An Android vulnerability has been discovered that allows malicious apps to disguise themselves as legitimate apps and gain full permissions. The vulnerability is being actively exploited by dozens of malicious apps.
In order for the flaw to be exploited, a malicious app must first be downloaded. Once on the device, it can masquerade as any legitimate app on the device. When the app icon of a legitimate app is clicked, the malware is displayed and will ask for permissions to be granted, such as allowing the app to send SMS messages or have access to the camera and microphone.
Since the user will have clicked on a legitimate app, they will most likely think they are giving permission to the app they have clicked, rather than the malware. After permissions have been granted, the user will be directed to the app they have clicked and will be none the wiser about what has just happened.
The flaw was discovered by researchers at Promon, who found that all of the top 500 most popular Android apps are susceptible as the flaw is in the Android system. The flaw also affects all Android versions, including Android 10. The vulnerability can also be exploited on all devices, not just those that have been rooted.
The vulnerability is present in the multitasking system of Android in a control setting called taskAffinity. The flaw allows any app to assume any identity in the multitasking system.
The flaw, which has been named StrandHogg by the researchers, has yet to be addressed by Google, so all devices are vulnerable. The flaw is being actively exploited by the BankBot banking Trojan and 36 malicious apps, according to Lookout. The earliest known cases of exploitation of the flaw date back to 2017.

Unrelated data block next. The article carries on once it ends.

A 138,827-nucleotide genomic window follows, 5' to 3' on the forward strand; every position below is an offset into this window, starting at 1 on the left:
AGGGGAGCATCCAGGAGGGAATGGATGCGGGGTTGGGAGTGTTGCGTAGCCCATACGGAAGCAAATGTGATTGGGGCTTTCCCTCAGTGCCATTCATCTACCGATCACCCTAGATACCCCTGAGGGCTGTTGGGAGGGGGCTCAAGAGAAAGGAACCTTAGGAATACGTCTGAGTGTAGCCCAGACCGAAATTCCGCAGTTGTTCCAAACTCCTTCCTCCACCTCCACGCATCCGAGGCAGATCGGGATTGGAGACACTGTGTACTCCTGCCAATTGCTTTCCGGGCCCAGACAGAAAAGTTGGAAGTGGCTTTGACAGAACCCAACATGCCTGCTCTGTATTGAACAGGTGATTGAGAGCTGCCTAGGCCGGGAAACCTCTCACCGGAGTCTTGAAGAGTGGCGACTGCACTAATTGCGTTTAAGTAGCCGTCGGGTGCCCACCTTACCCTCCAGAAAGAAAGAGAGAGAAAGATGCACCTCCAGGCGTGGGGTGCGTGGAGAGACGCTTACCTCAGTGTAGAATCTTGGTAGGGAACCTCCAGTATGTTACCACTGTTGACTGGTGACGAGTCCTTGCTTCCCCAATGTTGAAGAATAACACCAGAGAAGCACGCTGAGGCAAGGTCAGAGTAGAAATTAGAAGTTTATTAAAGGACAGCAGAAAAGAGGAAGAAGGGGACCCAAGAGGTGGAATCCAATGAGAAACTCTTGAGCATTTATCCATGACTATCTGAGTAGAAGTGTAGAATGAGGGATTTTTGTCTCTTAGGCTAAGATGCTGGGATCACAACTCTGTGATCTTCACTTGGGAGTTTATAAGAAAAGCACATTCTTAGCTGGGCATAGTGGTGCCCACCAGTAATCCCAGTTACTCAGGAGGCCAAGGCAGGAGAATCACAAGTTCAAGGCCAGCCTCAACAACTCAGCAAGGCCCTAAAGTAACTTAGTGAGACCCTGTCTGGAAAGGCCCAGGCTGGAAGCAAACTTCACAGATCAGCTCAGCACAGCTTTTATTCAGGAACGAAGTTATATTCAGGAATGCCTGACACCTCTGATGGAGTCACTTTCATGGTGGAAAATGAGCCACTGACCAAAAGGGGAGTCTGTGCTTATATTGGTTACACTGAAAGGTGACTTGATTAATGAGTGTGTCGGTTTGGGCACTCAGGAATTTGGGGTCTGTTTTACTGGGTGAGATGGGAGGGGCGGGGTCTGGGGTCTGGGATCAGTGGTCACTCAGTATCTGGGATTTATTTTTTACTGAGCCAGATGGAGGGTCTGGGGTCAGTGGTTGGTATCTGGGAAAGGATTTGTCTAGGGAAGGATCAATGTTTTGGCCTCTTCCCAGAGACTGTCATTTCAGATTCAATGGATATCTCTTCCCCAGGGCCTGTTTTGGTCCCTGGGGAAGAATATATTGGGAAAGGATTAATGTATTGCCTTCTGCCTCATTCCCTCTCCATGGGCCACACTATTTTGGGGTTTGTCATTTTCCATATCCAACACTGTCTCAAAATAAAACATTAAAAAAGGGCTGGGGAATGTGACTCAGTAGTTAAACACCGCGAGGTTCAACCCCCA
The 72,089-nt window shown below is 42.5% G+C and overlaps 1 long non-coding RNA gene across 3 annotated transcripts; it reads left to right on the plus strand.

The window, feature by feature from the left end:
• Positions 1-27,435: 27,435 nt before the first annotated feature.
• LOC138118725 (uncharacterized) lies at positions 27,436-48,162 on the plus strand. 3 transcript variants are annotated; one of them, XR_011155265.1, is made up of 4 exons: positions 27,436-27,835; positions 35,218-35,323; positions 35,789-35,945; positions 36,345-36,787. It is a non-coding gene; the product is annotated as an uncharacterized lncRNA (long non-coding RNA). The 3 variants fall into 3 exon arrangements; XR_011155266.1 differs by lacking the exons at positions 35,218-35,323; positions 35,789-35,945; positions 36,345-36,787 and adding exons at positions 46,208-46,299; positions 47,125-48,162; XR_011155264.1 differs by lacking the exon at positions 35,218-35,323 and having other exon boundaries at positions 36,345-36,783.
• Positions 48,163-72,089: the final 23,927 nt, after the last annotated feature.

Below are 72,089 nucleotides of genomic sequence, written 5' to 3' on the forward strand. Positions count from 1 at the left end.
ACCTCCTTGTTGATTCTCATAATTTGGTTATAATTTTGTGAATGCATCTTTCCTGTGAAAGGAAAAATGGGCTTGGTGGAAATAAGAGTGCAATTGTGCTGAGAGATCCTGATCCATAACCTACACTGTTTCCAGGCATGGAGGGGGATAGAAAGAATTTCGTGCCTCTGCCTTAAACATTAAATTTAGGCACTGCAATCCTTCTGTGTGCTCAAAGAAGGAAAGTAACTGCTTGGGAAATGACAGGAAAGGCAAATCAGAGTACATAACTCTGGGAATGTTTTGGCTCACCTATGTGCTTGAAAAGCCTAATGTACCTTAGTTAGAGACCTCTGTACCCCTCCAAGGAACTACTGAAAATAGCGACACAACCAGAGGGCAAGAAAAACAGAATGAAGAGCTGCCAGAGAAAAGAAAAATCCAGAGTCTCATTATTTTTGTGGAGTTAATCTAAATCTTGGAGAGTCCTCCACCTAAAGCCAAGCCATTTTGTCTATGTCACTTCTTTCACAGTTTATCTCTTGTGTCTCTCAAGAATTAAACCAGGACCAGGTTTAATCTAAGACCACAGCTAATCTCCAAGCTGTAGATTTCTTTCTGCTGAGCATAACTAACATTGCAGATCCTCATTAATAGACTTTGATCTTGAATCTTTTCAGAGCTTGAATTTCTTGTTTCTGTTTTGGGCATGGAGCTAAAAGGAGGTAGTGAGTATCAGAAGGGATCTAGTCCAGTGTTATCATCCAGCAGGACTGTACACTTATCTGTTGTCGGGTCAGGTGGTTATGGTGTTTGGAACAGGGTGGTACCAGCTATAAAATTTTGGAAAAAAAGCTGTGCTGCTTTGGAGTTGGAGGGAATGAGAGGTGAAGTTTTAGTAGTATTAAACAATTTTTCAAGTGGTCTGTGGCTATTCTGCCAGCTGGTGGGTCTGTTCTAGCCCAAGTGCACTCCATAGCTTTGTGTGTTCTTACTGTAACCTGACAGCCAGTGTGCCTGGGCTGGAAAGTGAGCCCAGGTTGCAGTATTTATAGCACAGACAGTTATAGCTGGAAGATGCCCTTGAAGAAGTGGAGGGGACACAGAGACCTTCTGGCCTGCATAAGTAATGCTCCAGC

Researchers at Promon note that the malware sample they analyzed was being distributed by malware droppers that have already been removed from the Google Play Store; however, it is possible that other apps are still active and may have been downloaded by thousands or even millions of users.
The capabilities of any malware that exploits the flaw will be dependent on the permissions that are granted by the user, but since it is possible for the attackers to be granted all manner of permissions, they could perform any number of malicious actions including accessing phone logs, contact information, reading and sending SMS messages (including obtaining 2FA codes), listening in to conversations via the microphone, accessing photos, taking photos, obtaining GPS information, and much more.
The researchers have found evidence that the flaw is being exploited to obtain sensitive information from infected devices. Unfortunately, there is no easy way to determine whether the flaw has already been exploited on an Android device nor is there any reliable way to block an attack.